William Blake understood as a West London Shopping Mall

Aliens, Ballard, Fiction, Film, Ghosts, Landscape, London, Modernity, Poets, William Blake

On Sunday, I went to the William Blake 1809 exhibition at Tate Britain, reviewed here in The Guardian. It’s absolutely fascinating; it restages his first and only public display of prints and paintings, and sets them in a context which helps explain their abysmal critical reception.

I wanted to do a video review of it, but unfortunately (as I discovered) you’re not allowed to take pictures in the Tate. This raises fascinating questions about copyright, and the Tate’s understanding of differences between reproduction and interpretation in a digital world; more on that in an upcoming post.

In the meantime, I still wanted to do a video blog entry reviewing the exhibition, but of course I couldn’t show any of the images. So I decided to follow Ballard, and understand it in terms of a West London Shopping Mall – which led to this short film:

 

It’s available in higher resolution at Vimeo here:

William Blake understood as a West London Shopping Mall from Al Robertson on Vimeo.

[digg=http://digg.com/arts_culture/William_Blake_understood_as_a_West_London_Shopping_Mall]

Reviewing ‘The City and The City’

Fantasy, Fiction, Genre, Horror, Literary, Modernity, Poetry, Surrealism

Well, I’ve just finished China Miéville’s superb new book, ‘The City and The City’. It’s utterly gripping, a noir-ish police procedural with an Eastern European feel that both builds on, reacts against and moves beyond the concerns and achievements of his previous novels.

So you’ve probably worked out that I’d recommend it to anyone who shares the concerns of this blog. Whether you enjoy excellent, imaginative fiction, open-ended modern poetry (or even, I’m sure, experimental or improvised music), it’s well worth checking out.

And now I’m going to talk about it in more detail with MULTIPLE SPOILERS, so if you haven’t read it yet, and don’t want any surprises ruined, STOP READING NOW!

*SPOILERS AHEAD*

Right, that was pretty unambiguous. Anyway, now that I’ve done that, I can start giving away plot points left, right and centre – and to talk about it properly, I really need to do that, because what it is and what it means are so carefully and effectively intertwined.

At the heart of the book is the relationship between two twinned cities, Beszel and Ul Qoma. Both are very literally, and very substantially, intertwined; ‘crosshatched’, to use Miéville’s coinage. Much of the detail and action of the book comes from that relationship, and the way that inhabitants of the two cities have adjusted to it.

For me, the book’s central achievement is the way that it uses that crosshatching to literalise a metaphor set, one that both forces detailed consideration of twinned / opposing otherness, and refuses to collapse into any final meaning or commentary on them.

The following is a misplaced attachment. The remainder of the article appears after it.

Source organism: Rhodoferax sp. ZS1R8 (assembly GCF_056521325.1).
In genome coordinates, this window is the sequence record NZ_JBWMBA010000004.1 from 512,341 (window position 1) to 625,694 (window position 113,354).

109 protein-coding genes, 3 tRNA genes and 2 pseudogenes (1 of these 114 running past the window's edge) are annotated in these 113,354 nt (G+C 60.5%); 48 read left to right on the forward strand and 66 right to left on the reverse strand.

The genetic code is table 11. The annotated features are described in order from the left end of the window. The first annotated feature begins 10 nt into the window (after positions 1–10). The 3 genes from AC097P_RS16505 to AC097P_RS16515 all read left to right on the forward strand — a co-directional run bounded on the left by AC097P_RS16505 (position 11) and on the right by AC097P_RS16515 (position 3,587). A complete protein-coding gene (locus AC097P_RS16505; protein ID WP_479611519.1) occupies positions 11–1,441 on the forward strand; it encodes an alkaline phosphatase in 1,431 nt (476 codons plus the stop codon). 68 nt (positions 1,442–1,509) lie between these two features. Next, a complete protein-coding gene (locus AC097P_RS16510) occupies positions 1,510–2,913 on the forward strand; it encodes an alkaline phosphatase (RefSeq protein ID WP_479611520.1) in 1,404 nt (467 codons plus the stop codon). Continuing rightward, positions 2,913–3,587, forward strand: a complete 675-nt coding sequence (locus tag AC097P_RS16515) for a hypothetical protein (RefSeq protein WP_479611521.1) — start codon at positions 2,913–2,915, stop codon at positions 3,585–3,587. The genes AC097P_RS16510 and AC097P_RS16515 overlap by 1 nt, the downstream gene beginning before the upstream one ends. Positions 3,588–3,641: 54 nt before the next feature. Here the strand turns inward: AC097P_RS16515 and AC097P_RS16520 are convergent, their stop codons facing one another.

At various points as I read the book, I went from understanding the two cities as Christianity and Islam, the West and the East, to wondering if the whole book was a kind of coded intellectual / literary autobiography, via seeing it as a way of talking about splits between genre and literary fiction, then reading it as talking about left / right wing oppositions, and so on.

The imagery supports all of these readings, and – I’m sure – many more, without insisting on any of them as full or final. That’s something I really loved, for many reasons. Most immediately, it builds very directly on one of my favourite moments in his previous novels – the climax of ‘The Iron Council’.

As you’ll no doubt remember, the book ends in an image that simultaneously represents two directly opposed emotions – hope and despair – in a way that’s very directly inspired by one of the great Western comments on the distance between legend and reality, the final frames of ‘Butch Cassidy and the Sundance Kid’.

For me, that image felt like the crystallization of an internal opposition, between China the Marxist (who believes in the possibility of radical, positive change in society) and China the Realist (who has a perhaps more nuanced and pessimistic view of human nature). I thought it was a wonderful presentation of two opposed stances; and I also wondered where he’d go from there, how he’d reconcile the tension between the two viewpoints.

My mistake was to see the choice as a binary one. Miéville’s built on the moment by finding a third way, and is now operating – far more effectively than at any previous point – as China the novelist, China the Image Maker. Rather than building narratives that endorse or discuss particular political viewpoints, he’s creating open image sets that resist simple, final conclusions, and instead encourage readers to think for themselves.